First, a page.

For former Columbus Icemen like Scott Saddler, the doors of Hamilton Center are portals to their youth.

“When you walk inside, the building looks just like it did in 1976,” he said. “Memories start flooding back when I look at the rink. I remember the games I’ve played in during high school and all my former Icemen teammates.”

Saddler and other Columbus Icemen alumni will make more memories Saturday when they lace up their skates for the two Columbus Icemen Alumni Games. Players from 1975 to 2003, called “Legends” will face off at 6 p.m., while the younger alumni, known as the “Young Guns,” will begin at 8 p.m.

A Columbus Youth Hockey exhibition game will be played between games, featuring the Mites, the youngest division of CYH. Admission for the evening is $6.

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In each alumni game, the graduates from the odd years will play against the even-year alums.

The second alumni game began because so many alumni were anxious to play, and there was not enough space on the bench or opportunity for everyone to play.

“My most memorable alumni game was in 1991,” event organizer Boyce Stattenfield said. “It was the first time I got to play with my brother Ryan.”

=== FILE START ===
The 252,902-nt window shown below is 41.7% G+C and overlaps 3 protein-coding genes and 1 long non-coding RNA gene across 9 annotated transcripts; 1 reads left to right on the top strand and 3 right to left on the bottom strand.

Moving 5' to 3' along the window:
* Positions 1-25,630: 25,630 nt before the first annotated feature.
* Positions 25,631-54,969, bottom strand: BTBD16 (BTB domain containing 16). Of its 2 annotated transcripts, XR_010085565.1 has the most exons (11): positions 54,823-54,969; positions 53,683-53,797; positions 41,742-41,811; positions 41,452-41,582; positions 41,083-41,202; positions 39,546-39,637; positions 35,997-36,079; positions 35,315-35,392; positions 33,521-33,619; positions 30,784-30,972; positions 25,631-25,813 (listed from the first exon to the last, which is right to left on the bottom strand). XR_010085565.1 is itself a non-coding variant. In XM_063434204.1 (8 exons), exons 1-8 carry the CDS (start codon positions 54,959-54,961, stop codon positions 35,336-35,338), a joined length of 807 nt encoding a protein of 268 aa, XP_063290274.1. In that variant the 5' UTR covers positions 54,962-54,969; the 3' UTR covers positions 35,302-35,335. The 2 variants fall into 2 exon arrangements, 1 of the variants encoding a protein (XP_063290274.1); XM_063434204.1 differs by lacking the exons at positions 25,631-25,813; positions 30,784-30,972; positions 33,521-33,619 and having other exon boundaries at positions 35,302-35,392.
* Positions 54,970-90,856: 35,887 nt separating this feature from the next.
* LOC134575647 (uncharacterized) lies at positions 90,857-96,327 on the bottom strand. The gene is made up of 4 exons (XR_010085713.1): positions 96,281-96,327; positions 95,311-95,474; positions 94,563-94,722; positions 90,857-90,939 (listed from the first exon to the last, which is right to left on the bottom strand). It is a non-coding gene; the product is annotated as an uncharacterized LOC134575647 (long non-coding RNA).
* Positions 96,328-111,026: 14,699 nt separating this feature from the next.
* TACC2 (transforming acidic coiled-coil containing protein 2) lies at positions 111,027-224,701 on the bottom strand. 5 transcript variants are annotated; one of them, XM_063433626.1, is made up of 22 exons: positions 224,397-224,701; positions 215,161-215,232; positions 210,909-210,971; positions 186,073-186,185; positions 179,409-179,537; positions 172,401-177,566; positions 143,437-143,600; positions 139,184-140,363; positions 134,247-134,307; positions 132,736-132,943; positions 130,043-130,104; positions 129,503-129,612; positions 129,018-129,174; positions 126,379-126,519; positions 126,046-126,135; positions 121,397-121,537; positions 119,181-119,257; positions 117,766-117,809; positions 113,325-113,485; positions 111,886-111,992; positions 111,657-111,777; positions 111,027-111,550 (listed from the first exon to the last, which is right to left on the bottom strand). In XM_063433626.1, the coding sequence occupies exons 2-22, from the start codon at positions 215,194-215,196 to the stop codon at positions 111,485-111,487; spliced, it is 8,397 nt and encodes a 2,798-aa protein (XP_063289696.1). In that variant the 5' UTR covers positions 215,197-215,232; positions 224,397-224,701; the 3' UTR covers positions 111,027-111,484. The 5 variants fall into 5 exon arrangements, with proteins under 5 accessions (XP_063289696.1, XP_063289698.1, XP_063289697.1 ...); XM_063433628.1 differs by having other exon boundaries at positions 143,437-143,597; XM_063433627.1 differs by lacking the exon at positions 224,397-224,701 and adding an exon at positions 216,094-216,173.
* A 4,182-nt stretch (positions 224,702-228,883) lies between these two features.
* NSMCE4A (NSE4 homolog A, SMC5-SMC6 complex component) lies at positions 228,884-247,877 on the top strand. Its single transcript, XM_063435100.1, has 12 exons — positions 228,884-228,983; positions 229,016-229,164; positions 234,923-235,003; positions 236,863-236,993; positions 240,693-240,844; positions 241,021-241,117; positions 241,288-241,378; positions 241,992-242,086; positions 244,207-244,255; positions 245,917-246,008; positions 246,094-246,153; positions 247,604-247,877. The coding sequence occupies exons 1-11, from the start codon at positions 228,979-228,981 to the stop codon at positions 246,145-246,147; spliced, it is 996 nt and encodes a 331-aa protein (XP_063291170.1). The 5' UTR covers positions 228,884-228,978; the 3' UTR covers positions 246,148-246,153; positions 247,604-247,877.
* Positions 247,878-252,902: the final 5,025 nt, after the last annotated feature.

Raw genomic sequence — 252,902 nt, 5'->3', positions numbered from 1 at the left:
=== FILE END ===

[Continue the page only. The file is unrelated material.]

Being able to organize the event helps Boyce Stattenfield serve as an ambassador for the Icemen alumni within the community.

“It’s an honor organizing the event on the Saturday between Christmas and New Year’s,” he said.

“That’s when our hockey community comes back home.”

Some former Icemen, such as Columbus Youth Hockey vice president Brad Bennett, have never left and still are involved in local hockey. Bennett graduated high school 20 years ago, and this event is as important to him as his high school reunions.

“It’s a great surprise when teammates I haven’t seen in years show up,” he said. “They want to play in the odd vs. even alumni games. One year, a whole team that I used to coach showed up to play, and that’s my favorite memory. Icemen alumni get older and bigger, but the game never ends because we can still play.”

The games are very competitive, but everyone on the ice knows they are already a winner because of their association with the Icemen fraternity.

After the Legends game last season, the 51-year-old Saddler received the inaugural Heritage Award. The Heritage Award will be given annually to the oldest skater in the Legends game.

Saddler is grateful to be a part of the Icemen heritage.

“This is a brotherhood that extends beyond my teammates,” he said. “The Columbus Icemen are my hockey family. “

If you go

What: Columbus Icemen Alumni Games

When: 6 p.m. Saturday (players from 1975 to 2003) and 8 p.m. Saturday (players from 2004 to 2017)

Where: Hamilton Center Ice Arena

Admission: $6